Clearly seeing the concerns about the focus on "resilience" and adaptation in the development of a Climate Action Plan, the city and consultant team have revised the intro to the current visioning exercise. (Previous note here.)
|Revised intro to "resilient Salem"|
|The first version, avoiding the central matter|
But the changes seem more cosmetic than substantial.
A bit defensively perhaps, in this new introduction they reiterate:
Creating a practical vision of the future is the first step in our climate planning process because it depicts a destination at which we plan to arrive where emissions have been reduced and Salem residents are protected from extreme weather events.
This still seems very wrong.
In this passage the word "practical" in "practical vision" is doing all the work, even magical work, because the "practical" act is in the hard policy choice, not in any broad gesture of imagination and digital sticky note. By "depicting a destination" at which we have already arrived, we skip over the hard work in the real world and do it in our heads, in imagination rather than in the actual policy choices and renunciations we will have to make. When we imagine, we omit the hard trade-offs. Imagination and vision are not practical!
|The inventory has been totally sidelined|
If we want to achieve a 50% reduction by 2035, we should apply that reduction to this pie chart and then ask how do we get there. If transportation is currently 53% of our total, our subtarget for transportation in 2035 would be 27% of our current totals. Then we ask, how do we get there? That's the practical part. Some subtargets may be easier and others harder, and then we can do a reduction rebalancing based on what areas we choose to emphasize first, always keeping in mind the overall goal.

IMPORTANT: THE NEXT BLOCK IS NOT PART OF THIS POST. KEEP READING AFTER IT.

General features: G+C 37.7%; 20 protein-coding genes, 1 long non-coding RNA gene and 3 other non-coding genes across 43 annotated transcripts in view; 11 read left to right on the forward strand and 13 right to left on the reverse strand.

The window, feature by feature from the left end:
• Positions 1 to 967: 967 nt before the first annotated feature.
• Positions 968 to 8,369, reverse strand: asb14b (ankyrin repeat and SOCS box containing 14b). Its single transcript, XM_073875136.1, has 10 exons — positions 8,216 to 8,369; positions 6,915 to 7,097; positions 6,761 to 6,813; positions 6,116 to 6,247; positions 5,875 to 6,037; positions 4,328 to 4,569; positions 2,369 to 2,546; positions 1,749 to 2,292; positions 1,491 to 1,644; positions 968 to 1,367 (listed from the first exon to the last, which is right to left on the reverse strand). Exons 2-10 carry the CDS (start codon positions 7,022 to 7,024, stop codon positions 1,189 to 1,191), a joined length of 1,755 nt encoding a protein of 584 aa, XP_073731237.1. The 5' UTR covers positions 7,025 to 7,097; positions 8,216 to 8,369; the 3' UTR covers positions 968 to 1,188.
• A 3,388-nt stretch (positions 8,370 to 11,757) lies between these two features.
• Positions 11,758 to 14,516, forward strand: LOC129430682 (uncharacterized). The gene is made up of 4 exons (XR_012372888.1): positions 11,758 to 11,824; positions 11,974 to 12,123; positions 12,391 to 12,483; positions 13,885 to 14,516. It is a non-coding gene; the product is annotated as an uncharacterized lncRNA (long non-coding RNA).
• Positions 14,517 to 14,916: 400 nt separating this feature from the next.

A rebalancing phase - later in the process - is where this kind of sticky note visioning work might help clarify choices and trade-offs.
The sticky note visioning exercise at this early point seems very premature and like a way to privilege gassy words and vision over real world choices, some of which may be difficult.
The City and consultant team still do not yet seem serious about crafting a plan that will get us to a real 50% reduction in fifteen years, and are still dodging the central matters.
Addendum, December 10th
In a piece at Salem Reporter, "As Salem looks to address vulnerabilities brought on by climate change, state releases grim report," published yesterday, the City appeared to use a kind of fatalism to disparage the idea they were even going to try to meet the 50% reduction target for 2035.
|Salem Reporter, December 9th|
Maybe in writing and editing the piece the City's message was stripped down and simplified. It's possible that there was a larger and more rich context for the comments.
Even so, it is difficult to read the comments as anything other than an evasion of reduction goals:
Even if we reduce greenhouse gas emissions tomorrow [and since we all know this is an impossible task, we are not going to focus on reductions, and we will instead prepare] to be facing these things.
It would not be hard to talk about the urgency of reducing emissions, and then to place adaptation as a secondary project in the context of emissions reductions.
But this is very clearly and very firmly not what the City is doing. Instead they frame up emissions reductions as "aspirational," as "bold and ambitious," something of nearly Promethean audacity, something in fact that cannot be done "tomorrow." Since it's impossible, we don't have to do it at all.
They are slow-walking planning for any emissions targets.